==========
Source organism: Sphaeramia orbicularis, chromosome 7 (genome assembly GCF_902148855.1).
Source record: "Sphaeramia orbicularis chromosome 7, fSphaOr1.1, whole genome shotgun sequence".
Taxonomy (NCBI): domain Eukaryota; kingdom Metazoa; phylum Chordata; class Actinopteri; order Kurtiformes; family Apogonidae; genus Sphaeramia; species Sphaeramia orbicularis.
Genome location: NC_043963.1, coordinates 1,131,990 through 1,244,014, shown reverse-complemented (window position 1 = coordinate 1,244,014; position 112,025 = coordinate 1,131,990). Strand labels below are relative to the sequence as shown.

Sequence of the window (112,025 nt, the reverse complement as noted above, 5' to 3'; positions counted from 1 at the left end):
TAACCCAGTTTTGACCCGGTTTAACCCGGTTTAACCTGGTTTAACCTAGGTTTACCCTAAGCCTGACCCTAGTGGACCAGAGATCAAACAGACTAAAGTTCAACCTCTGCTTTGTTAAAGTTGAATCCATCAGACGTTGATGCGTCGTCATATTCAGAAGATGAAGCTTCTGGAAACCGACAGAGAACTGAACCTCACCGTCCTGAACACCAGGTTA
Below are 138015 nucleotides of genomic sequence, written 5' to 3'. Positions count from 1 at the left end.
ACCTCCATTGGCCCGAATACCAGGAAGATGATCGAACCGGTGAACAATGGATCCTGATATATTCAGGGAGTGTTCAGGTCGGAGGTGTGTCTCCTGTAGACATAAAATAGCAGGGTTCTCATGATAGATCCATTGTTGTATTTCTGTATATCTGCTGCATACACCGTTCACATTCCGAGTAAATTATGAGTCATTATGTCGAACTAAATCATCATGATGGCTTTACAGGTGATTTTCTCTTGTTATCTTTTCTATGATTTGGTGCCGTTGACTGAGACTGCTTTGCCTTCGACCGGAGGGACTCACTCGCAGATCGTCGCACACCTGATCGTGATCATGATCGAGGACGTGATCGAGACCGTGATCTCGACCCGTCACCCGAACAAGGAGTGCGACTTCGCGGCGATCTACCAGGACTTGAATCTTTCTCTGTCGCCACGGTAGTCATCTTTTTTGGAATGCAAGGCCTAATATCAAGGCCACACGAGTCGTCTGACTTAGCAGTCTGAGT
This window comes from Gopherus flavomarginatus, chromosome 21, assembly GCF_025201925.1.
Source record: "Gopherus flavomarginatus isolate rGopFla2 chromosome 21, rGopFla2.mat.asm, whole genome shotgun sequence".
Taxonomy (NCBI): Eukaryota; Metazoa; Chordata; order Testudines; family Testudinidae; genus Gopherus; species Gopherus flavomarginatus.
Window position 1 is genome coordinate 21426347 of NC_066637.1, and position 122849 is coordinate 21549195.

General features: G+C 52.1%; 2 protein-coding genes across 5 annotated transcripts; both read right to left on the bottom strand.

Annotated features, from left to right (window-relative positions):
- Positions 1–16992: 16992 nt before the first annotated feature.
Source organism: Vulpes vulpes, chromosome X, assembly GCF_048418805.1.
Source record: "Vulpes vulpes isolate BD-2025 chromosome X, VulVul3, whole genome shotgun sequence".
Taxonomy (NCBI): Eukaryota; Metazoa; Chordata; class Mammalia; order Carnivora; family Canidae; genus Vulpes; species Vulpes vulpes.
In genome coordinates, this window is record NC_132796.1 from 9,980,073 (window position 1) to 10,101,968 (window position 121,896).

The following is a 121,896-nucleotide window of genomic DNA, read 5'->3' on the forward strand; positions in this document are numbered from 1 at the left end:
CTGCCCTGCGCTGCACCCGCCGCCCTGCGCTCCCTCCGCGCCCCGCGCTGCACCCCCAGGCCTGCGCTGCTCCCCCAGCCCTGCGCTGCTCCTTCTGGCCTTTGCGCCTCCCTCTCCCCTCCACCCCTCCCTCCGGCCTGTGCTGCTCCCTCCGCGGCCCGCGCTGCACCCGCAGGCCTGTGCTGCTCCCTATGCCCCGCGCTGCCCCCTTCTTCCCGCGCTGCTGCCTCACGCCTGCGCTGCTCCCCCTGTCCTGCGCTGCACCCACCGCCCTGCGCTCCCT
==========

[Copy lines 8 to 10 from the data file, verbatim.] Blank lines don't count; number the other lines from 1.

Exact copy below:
ACCTCCATTGGCCCGAATACCAGGAAGATGATCGAACCGGTGAACAATGGATCCTGATATATTCAGGGAGTGTTCAGGTCGGAGGTGTGTCTCCTGTAGACATAAAATAGCAGGGTTCTCATGATAGATCCATTGTTGTATTTCTGTATATCTGCTGCATACACCGTTCACATTCCGAGTAAATTATGAGTCATTATGTCGAACTAAATCATCATGATGGCTTTACAGGTGATTTTCTCTTGTTATCTTTTCTATGATTTGGTGCCGTTGACTGAGACTGCTTTGCCTTCGACCGGAGGGACTCACTCGCAGATCGTCGCACACCTGATCGTGATCATGATCGAGGACGTGATCGAGACCGTGATCTCGACCCGTCACCCGAACAAGGAGTGCGACTTCGCGGCGATCTACCAGGACTTGAATCTTTCTCTGTCGCCACGGTAGTCATCTTTTTTGGAATGCAAGGCCTAATATCAAGGCCACACGAGTCGTCTGACTTAGCAGTCTGAGT
This window comes from Gopherus flavomarginatus, chromosome 21, assembly GCF_025201925.1.
Source record: "Gopherus flavomarginatus isolate rGopFla2 chromosome 21, rGopFla2.mat.asm, whole genome shotgun sequence".